Shontay Joyner Hickman's life sentence reduced to 40 years in killing of Maryland dentist

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Shontay Joyner Hickman's life sentence reduced to 40 years in killing of Maryland dentist

Life sentence cut to 40 years in death of Glen Burnie dentist

Reduction in Ro case part of sealed plea agreement

Shontay Joyner Hickman life sentence reduced to 40 years

Nearly seven years after she admitted that she plotted to have her boss killed in his Glen Burnie, Maryland office to cover up thefts from his dental practice, Shontay Joyner Hickman had her life sentence reduced Thursday to 40 years in prison for testifying against her cousin.
The reduction, in Anne Arundel County Circuit Court, was part of a sealed plea agreement in which Hickman, 38, of Baltimore, pleaded guilty last year to first-degree murder in the slaying of Dr. Albert Woonho Ro, who hailed from a family well-known in the area's Korean-American community.
Hickman said she brought Jeter and two men she did not know to Ro's office. Police said they found Jeter's DNA on a toothbrush box there. No one else has been charged.
An assistant in Dr. Ro's office, Hickman admitted she siphoned more than $17,000 from his practice.

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Content retrieved from Assistant's life sentence reduced to 40 years in killing of Glen Burnie dentist - tribunedigital-baltimoresun

ANNAPOLIS, Md. (WJZ)—A well-liked Anne Arundel County dentist was murdered in his own office. His assistant admits hiring a hitman to commit the crime. Now that man is on trial.

That assistant who hired the hitman is now the state’s star witness. She’s expected to testify against the hitman, who is also a member of her family.
In 2006, Dr. Albert Ro was bludgeoned to death. Police found the popular Glen Burnie dentist inside his office, stabbed 39 times and beaten beyond recognition.

“Shock. I think we were having a nightmare. This is unbelievable. The family is traumatized,” said Ro’s loved one.

A grand jury indictment says Ro was killed at the hands of 25-year-old Dante Jeter, whose trial is underway.

Jurors are expected to hear testimony against him from his own cousin, 37-year-old Shontay Joyner Hickman.

Three months ago, the state’s star witness pleaded guilty to murder in the case. Hickman, Ro’s former receptionist, says she paid Jeter $1,000 to kill her boss. The motive was cash.

Hickman confessed to embezzling $17,000 from Ro. Worried about getting caught, she ordered a hit.

On Tuesday a bank fraud investigator poured through records, showing Shontay Joyner Hickman withdrew money right after the beating to pay Jeter. Hickman agreed to take the witness stand in exchange for a shorter sentence, 40 years in jail.

Hickman is expected to testify first thing Wednesday morning.

Police believe there were two others involved in the attack. If Hickman reveals more information about who they are, her sentence could be reduced even more, to 30 years.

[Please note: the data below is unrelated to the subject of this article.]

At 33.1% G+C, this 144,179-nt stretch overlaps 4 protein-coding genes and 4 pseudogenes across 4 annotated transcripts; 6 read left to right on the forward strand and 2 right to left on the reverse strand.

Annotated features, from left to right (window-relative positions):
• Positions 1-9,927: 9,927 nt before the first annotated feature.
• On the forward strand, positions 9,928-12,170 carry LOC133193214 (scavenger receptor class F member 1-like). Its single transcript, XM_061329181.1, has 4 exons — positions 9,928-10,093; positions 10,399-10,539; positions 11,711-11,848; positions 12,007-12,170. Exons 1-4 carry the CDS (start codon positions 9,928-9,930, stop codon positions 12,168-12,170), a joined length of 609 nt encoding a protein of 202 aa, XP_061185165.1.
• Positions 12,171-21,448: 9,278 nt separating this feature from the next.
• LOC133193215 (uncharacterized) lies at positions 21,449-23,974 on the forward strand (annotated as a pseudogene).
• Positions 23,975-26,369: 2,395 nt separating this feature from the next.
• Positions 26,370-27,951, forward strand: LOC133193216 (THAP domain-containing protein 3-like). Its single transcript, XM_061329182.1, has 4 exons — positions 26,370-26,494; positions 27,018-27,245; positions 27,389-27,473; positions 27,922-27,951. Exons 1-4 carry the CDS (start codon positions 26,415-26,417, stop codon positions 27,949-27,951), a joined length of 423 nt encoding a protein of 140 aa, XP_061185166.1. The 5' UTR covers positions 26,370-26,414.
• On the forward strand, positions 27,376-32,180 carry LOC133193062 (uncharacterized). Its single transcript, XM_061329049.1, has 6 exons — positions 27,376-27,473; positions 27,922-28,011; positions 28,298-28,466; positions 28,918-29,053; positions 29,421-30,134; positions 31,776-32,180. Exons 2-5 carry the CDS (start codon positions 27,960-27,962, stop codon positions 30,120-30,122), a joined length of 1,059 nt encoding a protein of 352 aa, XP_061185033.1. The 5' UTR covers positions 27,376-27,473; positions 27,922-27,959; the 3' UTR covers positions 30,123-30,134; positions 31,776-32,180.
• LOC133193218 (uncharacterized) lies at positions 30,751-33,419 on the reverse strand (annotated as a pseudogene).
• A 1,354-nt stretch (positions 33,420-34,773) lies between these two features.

This case sat cold for four years until police found a fingerprint at the scene, linking them to Jeter. 

Appeals court affirms conviction for 2006 murder of Glen Burnie dentist by Dante Jeter and Shontay Joyner Hickman

The Maryland Court of Special Appeals has affirmed the conviction of a Baltimore man serving two life sentences for the murder of a Glen Burnie dentist in 2006.

Dante Jeter, 27, asked the state's second-highest court to look at the admissibility of expert fingerprint analysis testimony, jury instructions and autopsy photographs that were admitted during his trial in Anne Arundel Circuit Court.

But the Court of Special Appeals wrote in its opinion that the trial court did not err, and affirmed Jeter's conviction.

A county jury in 2012 convicted Jeter of first-degree felony murder, first-degree murder, second-degree murder, second-degree burglary, robbery, and conspiracy to commit first-degree murder for the death of Dr. Albert Ro in his Crain Highway offices on Sept. 26, 2006.

Investigators said Jeter's cousin, Shontay Hickman, 40, of Baltimore, was a dental assistant for Ro and had embezzled more than $17,000 from his practice. Fearing Ro had learned of the scheme, Hickman offered Jeter $1,000 to kill him, investigators said.

Ro was beaten to death, but investigators didn't immediately charge Jeter or Hickman with his murder.

In July 2008, a detective who was new to the case spoke to Ro's wife, who said she remembered her husband mentioning something about missing insurance checks.

Police used cell phone records and a latent fingerprint found in the office to tie Hickman and Jeter to Ro's murder.

Jeter was sentenced to two consecutive terms of life in prison, the first without the possibility of parole, plus two consecutive fifteen-year terms for the burglary and robbery convictions.

Hickman testified against Jeter in exchange for a lighter sentence. She ultimately pleaded guilty to first-degree murder and was sentenced to life in prison with all but 40 years suspended.

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